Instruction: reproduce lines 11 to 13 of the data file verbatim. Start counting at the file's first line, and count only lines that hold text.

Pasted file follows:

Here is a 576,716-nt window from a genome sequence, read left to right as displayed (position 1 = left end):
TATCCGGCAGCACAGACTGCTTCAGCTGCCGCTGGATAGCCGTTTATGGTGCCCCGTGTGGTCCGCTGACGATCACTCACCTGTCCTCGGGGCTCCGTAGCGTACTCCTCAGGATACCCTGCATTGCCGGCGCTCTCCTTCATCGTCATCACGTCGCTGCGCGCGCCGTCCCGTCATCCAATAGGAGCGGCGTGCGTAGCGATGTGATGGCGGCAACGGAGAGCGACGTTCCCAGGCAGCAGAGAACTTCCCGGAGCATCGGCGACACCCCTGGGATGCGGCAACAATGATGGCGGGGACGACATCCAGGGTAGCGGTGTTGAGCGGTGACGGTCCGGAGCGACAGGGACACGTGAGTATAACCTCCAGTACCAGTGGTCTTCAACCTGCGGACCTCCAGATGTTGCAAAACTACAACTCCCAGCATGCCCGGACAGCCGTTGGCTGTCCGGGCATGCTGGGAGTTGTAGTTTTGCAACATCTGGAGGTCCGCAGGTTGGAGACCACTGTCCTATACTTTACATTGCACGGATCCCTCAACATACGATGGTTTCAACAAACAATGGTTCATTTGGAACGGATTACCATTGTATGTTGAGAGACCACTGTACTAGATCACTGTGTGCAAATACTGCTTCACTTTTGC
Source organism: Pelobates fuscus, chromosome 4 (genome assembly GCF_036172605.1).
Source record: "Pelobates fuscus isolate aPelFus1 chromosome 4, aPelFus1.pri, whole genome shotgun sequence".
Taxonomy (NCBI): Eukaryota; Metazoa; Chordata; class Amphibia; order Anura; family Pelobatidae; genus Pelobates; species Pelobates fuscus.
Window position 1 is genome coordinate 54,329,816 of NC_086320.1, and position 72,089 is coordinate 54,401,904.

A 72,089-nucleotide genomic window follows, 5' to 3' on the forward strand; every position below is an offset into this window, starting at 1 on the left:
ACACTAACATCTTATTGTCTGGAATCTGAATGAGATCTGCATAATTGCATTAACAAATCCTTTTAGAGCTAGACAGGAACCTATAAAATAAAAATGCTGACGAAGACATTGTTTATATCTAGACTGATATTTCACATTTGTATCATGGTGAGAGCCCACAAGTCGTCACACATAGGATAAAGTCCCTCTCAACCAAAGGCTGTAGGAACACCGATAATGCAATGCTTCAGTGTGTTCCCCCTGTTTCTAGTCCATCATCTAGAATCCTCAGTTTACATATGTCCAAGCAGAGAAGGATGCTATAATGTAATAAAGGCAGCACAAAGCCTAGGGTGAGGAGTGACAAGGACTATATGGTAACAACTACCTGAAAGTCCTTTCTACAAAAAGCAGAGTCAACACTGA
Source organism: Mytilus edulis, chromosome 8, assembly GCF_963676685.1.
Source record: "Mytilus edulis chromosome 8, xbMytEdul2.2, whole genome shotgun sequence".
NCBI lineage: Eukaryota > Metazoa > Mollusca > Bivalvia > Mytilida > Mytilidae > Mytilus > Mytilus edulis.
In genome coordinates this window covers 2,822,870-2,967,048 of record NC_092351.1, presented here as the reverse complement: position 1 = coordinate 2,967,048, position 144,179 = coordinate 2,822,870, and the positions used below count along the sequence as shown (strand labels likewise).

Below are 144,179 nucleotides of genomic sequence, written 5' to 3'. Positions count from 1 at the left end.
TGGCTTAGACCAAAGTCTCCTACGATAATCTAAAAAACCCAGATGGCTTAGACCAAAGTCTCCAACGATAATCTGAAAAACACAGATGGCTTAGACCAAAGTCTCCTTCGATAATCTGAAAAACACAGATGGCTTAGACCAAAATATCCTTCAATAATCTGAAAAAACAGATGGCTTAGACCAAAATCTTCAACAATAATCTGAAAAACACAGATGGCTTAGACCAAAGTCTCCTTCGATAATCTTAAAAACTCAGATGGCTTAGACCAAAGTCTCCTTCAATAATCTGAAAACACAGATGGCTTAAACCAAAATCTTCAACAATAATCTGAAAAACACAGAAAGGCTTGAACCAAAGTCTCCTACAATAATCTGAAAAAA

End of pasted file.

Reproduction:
NCBI lineage: Eukaryota > Metazoa > Mollusca > Bivalvia > Mytilida > Mytilidae > Mytilus > Mytilus edulis.
In genome coordinates this window covers 2,822,870-2,967,048 of record NC_092351.1, presented here as the reverse complement: position 1 = coordinate 2,967,048, position 144,179 = coordinate 2,822,870, and the positions used below count along the sequence as shown (strand labels likewise).

Below are 144,179 nucleotides of genomic sequence, written 5' to 3'. Positions count from 1 at the left end.